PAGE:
The Russian opposition leader Alexei Navalny says he believes Vladimir Putin ordered intelligence agencies to poison him, possibly to avoid a “Belarusian scenario” of civil unrest.
Navalny, who is recovering in Germany after falling ill on a flight from Tomsk to Moscow in August, told the news magazine Der Spiegel that the use of the rare nerve agent novichok meant the assault on his life would have been ordered from the top.
“I assert that Putin was behind the crime, and I have no other explanation for what happened”, Navalny said in his first interview since the poisoning. “Only three people can give orders to put into action ‘active measures’ and use novichok. Those who know Russian states of affairs also know: FSB director Alexander Bortnikov, foreign intelligence service head Sergey Naryshkin and the director of GRU cannot make such a decision without Putin’s orders.”
The Kremlin has repeatedly denied any involvement, and in response to Navalny’s claim, Putin’s spokesman Dmitry Peskov said the accusations were “insulting and unacceptable”. Peskov also said he had information that Navalny was working with the CIA. “Specialists from the CIA are working with him during these days, and it’s not the first time that they have given him various instructions,” said Peskov.
Vyacheslav Volodin, the speaker of the Russian Duma, called Navalny a “shameless scoundrel”. Russian officials have variously suggested that Navalny was not poisoned at all, that he poisoned himself, or that western spy agencies poisoned him.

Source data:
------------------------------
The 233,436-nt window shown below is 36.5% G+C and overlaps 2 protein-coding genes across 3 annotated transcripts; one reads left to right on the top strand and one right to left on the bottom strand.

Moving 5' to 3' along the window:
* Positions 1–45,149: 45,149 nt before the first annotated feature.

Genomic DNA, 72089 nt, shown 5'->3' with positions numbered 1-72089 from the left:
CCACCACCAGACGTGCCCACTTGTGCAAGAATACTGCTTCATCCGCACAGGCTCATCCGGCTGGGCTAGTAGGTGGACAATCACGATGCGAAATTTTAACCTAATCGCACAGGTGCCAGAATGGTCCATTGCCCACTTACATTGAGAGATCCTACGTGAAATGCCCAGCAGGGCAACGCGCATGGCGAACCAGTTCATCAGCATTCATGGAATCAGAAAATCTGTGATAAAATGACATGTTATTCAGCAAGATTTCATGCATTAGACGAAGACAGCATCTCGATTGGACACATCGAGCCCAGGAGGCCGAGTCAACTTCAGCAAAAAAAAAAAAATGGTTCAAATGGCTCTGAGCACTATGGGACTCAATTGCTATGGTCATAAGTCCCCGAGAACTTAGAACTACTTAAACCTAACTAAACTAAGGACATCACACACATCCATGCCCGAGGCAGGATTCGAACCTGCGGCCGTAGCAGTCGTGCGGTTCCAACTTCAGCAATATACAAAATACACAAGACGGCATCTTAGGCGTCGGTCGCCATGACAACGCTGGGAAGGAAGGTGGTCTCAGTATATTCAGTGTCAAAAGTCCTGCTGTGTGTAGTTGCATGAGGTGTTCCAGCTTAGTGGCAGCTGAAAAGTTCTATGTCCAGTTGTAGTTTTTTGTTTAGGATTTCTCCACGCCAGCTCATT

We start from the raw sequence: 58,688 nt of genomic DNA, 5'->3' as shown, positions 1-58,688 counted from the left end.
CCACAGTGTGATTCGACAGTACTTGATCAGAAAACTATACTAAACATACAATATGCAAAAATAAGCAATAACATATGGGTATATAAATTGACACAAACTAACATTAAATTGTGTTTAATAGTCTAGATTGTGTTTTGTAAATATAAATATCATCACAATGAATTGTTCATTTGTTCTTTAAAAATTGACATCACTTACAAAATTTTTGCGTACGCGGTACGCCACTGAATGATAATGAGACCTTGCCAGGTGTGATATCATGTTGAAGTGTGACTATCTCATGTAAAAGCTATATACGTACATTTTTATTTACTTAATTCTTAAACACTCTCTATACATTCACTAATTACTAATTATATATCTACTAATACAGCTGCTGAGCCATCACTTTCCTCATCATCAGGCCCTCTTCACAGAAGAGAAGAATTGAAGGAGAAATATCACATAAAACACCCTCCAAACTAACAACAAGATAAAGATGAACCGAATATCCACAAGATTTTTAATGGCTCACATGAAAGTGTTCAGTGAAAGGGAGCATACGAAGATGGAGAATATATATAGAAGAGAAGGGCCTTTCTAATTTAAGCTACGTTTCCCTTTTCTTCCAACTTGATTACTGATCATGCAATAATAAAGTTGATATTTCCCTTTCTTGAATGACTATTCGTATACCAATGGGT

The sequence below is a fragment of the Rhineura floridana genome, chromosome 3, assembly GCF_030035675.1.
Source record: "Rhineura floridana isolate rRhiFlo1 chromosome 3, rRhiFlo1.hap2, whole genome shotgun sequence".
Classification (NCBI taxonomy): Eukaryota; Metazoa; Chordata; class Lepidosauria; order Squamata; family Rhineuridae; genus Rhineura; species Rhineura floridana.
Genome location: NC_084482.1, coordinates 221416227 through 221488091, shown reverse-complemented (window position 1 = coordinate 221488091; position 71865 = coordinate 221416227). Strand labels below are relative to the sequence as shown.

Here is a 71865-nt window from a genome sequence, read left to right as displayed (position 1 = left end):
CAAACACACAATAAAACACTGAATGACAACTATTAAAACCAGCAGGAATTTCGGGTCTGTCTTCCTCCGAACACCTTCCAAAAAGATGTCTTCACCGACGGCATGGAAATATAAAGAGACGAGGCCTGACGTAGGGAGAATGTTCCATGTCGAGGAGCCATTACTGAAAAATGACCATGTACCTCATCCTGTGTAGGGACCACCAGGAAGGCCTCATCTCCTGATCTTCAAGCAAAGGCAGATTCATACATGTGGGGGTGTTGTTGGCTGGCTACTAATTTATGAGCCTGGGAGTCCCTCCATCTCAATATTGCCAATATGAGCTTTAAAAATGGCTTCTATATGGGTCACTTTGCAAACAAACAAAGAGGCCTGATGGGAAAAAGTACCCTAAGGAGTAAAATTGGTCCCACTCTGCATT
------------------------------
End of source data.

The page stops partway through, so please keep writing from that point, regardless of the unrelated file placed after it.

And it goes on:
“Putin saved his life. If what happened to him was a specially directed operation by western security services then this accusation fits with the logic. He was saved by everyone, from the pilots and doctors to the president,” Volodin said.
First they try to kill Navalny, he spends three weeks in a coma, and when he comes round Russian authorities start crying out that he’s a shameless scoundrel… Even I find it difficult to believe that this is really happening,” Navalny’s spokeswoman Kira Yarmysh wrote on Twitter.
Navalny, when asked why Putin would have resorted to methods of chemical warfare – which in the past had been reserved for acts of retribution against former intelligence officials – pointed to the protests against President Alexander Lukashenko in Belarus, as well to anti-Kremlin protests in the Siberian city of Khabarovsk.
“The Kremlin notices that it needs to take extreme measures to avoid a ‘Belarusian scenario’,” he told Der Spiegel. “The system is fighting for survival, and we have just started to feel the consequences.”
The plane on which Navalny fell ill on 20 August made an emergency landing in Omsk, where he spent two days in a coma before being flown by a medical jet to Berlin.
Asked why Putin would have allowed him to leave the country if he were behind the attack, Navalny said he had been saved by his situation becoming a “reality show” that was watched around the world.